WASHINGTON — The Consumer Financial Protection Bureau said Thursday it will begin taking tips from whistleblowers about violations of federal consumer financial laws.
The bureau launched a toll-free hotline and dedicated email for whistleblower tips, and plans to launch an online tips portal on its website early next year.
"We are providing whistleblowers and other knowledgeable sources with a direct line of communication to the CFPB," Rich Cordray, the bureau's assistant director of enforcement, said in a press release. "Their tips will help inform Bureau strategy, investigations, and enforcement. And they will help us fulfill our commitment to consumers."
The Dodd-Frank Act provides certain protections from retaliation for employees of companies that provide consumer financial products or services who share information about potential violations. The bureau is seeking information about potential violations from current or former employees, contractors, vendors and competitors.
Under the law, protected employees may not be terminated or discriminated against for providing information about violations of consumer financial laws to their employer or local, state or federal officials; testifying about a potential violation; filing any lawsuit under a federal consumer financial law; or refusing to participate in violations of the law, according to the press release.
Relief is available for employees who suffer discrimination or termination for blowing the whistle, but the statute also provides penalties for complaints that are frivolous or brought in bad faith, the bureau said in a bulletin Thursday.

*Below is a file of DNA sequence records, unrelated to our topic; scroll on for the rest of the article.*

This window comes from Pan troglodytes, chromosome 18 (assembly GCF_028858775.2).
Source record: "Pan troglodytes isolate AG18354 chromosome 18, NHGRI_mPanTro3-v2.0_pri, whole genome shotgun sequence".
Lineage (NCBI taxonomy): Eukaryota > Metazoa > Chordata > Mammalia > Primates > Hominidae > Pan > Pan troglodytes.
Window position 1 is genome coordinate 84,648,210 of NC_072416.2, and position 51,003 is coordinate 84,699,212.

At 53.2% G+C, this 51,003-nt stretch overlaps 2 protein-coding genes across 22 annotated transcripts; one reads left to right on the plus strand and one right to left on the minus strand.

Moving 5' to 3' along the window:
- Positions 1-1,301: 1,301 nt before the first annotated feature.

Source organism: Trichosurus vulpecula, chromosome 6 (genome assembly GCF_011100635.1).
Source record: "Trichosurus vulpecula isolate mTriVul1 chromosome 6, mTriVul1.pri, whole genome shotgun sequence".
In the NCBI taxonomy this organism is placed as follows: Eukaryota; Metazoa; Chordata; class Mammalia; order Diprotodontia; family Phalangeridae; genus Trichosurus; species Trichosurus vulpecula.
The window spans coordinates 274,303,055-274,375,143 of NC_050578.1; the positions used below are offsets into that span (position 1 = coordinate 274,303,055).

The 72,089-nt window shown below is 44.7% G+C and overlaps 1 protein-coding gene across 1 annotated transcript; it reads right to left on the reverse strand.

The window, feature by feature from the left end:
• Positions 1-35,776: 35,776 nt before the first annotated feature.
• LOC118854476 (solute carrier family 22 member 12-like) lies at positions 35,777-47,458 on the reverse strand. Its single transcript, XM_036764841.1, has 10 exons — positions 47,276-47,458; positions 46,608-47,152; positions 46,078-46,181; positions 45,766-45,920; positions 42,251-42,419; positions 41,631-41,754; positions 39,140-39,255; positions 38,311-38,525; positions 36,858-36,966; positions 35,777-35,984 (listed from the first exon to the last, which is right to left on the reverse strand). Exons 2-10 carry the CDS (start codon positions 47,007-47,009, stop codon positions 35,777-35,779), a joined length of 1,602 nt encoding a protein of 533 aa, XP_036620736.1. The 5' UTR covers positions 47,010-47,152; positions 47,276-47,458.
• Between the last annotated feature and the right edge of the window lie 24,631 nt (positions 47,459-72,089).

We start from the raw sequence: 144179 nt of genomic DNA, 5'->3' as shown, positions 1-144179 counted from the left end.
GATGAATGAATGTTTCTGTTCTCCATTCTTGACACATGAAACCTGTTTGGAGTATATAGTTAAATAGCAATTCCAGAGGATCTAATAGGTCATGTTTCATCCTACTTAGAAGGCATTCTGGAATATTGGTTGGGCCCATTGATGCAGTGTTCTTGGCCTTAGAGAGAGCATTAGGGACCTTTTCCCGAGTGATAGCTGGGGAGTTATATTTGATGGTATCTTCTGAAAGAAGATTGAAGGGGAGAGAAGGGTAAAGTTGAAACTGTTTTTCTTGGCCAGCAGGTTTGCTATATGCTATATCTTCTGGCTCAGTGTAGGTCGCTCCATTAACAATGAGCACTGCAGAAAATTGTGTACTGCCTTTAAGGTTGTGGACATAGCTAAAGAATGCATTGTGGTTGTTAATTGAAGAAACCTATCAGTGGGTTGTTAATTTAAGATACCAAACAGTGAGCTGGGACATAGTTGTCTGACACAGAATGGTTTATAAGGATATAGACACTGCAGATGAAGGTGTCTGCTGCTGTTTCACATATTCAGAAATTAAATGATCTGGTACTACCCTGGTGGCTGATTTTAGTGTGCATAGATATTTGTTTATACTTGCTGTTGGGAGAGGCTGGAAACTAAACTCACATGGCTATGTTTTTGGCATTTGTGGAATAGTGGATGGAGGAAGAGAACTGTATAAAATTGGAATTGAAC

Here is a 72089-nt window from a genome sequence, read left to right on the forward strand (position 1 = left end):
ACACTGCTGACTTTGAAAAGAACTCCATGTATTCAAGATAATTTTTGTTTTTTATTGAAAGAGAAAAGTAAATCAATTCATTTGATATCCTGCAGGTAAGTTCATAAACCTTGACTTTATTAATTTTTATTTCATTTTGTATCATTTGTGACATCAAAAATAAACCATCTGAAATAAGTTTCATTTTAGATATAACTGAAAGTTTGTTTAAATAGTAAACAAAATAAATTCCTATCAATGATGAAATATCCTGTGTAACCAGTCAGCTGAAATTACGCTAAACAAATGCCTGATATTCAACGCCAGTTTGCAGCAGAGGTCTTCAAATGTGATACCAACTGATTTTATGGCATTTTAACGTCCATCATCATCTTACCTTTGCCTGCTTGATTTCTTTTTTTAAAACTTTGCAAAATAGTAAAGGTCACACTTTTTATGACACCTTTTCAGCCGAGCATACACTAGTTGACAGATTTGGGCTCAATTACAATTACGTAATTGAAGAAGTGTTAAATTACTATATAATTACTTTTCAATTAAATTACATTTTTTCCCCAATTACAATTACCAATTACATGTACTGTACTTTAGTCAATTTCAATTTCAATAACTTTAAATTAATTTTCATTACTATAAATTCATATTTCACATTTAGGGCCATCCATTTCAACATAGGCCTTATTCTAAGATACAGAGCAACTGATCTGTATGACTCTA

People who submit tips may choose to remain anonymous, or may request confidentiality even after they have provided their name and contact information to CFPB.
Providing a name and contact information could make it easier to investigate tips and provide remediation, Kent Markus, the CFPB's assistant director of enforcement, wrote on the bureau's blog Thursday.
"Still, we understand that it may be frightening to come forward with information about possible legal violations, especially if it is about your own employer," Markus said. "To the extent consistent with law enforcement needs, the bureau will not disclose your identifying information and will maintain your confidentiality as permitted by federal laws."
The bureau was careful to say that whistleblower information and law enforcement tips are separate from consumer complaints, which is available for individuals who have personally encountered problems with consumer financial products or services.
Tips can be sent to email@example.com, or through the toll-free hotline at (855) 695-7974.